Soldiers don’t learn to fight in the classroom. They learn about fighting in the classroom.
Learning about fighting is crucial to successful fighting, which is why soldiers’ training always includes class time. But learning about fighting is not the same thing as fighting. Soldiers never really learn to fight until they are forced to actually do it. And when they do, they discover the actual, concrete experience of fighting looks and feels very different than the abstract idea of fighting.
Disciples of Jesus don’t learn to walk by faith — to fight the good fight of faith — in the classroom. They learn about faith in the classroom — sermons, conferences, books, articles, videos. Learning about faith is crucial to successful walking by faith, which is why disciples’ training always includes class time. But learning about walking by faith is not the same thing as walking by faith.
Disciples never really learn to walk by faith until they are forced to actually do it. And when they do, they discover the actual, concrete experience of walking by faith looks and feels very different than the abstract idea of walking by faith.
Teach Me Your Way
When we pray with David, “teach me your way, O Lord” (Psalm 27:11), God answers. And his answers often look and feel very different from what we thought we were asking for.
He often takes us out of the classroom — where we thought we understood things — into the chaotic, disorienting, disturbing, desperate violence of the field of spiritual battle, where we encounter internal and external enemies too powerful for us. He brings us up against obstacles too big for us, problems too complex and difficult for us, and burdens so far beyond our strength that we at times despair of life itself (2 Corinthians 1:8).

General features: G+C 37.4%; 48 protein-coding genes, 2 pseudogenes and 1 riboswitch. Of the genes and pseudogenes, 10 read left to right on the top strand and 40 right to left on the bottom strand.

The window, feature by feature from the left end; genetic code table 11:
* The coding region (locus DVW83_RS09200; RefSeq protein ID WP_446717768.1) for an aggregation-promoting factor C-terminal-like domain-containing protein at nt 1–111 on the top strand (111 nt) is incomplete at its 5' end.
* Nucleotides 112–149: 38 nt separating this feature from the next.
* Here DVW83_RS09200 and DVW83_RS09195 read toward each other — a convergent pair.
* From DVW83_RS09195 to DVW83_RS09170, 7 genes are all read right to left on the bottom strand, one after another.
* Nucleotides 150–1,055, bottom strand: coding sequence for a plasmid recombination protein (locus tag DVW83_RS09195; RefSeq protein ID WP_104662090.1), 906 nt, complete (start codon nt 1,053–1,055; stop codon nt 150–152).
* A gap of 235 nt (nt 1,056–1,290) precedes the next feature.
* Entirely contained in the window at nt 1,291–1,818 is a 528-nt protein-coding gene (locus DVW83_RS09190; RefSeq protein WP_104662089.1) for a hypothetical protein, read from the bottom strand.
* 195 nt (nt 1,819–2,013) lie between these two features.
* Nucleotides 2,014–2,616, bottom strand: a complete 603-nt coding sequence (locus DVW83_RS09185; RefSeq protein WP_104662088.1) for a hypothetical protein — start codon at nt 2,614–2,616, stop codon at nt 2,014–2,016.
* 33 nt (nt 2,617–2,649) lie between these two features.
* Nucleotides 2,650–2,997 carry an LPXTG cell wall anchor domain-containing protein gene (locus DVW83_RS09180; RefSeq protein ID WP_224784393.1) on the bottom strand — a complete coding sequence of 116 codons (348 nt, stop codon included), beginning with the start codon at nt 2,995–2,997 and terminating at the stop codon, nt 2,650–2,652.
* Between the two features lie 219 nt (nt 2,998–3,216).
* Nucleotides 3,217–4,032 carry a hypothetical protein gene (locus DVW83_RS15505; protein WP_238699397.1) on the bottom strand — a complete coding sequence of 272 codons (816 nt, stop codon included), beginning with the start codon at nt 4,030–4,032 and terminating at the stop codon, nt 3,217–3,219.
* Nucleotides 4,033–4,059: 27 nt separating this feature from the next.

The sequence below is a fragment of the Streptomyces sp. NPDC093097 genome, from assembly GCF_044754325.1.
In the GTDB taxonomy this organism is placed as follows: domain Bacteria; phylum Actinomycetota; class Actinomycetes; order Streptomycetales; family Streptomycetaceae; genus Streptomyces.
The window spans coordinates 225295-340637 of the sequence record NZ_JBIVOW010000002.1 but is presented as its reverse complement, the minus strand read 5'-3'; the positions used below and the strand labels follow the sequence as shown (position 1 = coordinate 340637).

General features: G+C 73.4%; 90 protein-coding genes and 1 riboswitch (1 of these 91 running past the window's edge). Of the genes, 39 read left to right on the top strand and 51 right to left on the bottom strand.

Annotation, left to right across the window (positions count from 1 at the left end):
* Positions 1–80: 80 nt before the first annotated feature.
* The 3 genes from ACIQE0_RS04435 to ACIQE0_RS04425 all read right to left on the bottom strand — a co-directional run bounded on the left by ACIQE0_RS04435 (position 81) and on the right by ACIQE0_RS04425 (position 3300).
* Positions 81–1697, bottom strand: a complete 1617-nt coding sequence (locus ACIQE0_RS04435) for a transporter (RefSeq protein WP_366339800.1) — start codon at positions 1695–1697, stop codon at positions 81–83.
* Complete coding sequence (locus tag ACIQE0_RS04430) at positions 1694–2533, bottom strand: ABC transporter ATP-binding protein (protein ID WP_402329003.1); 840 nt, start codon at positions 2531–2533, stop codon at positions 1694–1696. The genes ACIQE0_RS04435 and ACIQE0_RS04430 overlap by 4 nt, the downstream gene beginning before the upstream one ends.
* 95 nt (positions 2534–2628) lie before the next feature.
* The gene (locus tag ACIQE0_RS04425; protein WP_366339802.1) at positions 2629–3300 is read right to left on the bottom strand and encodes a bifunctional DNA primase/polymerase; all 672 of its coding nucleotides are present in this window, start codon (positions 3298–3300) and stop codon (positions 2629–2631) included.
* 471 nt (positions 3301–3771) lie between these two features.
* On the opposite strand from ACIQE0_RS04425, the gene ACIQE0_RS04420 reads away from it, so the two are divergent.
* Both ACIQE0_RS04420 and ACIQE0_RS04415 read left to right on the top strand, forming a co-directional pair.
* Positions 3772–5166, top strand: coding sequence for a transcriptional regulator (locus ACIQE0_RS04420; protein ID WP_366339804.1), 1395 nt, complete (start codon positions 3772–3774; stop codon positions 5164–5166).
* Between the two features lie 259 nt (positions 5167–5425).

And it is in these desperate places that we, like David, learn what walking by faith really means, where God teaches us his way.
How God Taught David
In those first heady months after Samuel anointed David the future king of Israel (see 1 Samuel 16), how do you think David imagined his future? The Bible doesn’t tell us.
But the Bible does provide us a significant record of David’s inner life throughout his life in the psalms he wrote. And it’s clear from this record that from the day Saul began hunting until well into his old age, David was a man of troubles and acquainted with desperation. Most of his psalms are desperate prayers for God’s deliverance from assassination and spiritual depression — or songs of praise after being delivered from such desperate situations.
Is this how he envisioned his life as king? Did he expect to live most of his life with a target on his back among members of his own household, treacherous countrymen, as well as surrounding hostile nations? Did he expect to plead with God so often for his very survival (Psalm 86:2)? Did he expect to feel at times forsaken by God (Psalm 22:1)? Did he expect to weep so much (Psalm 6:6–7)?
The bewilderment, fear, and sorrow David expressed in many of his psalms lead me to think that trusting God proved far harder than he expected.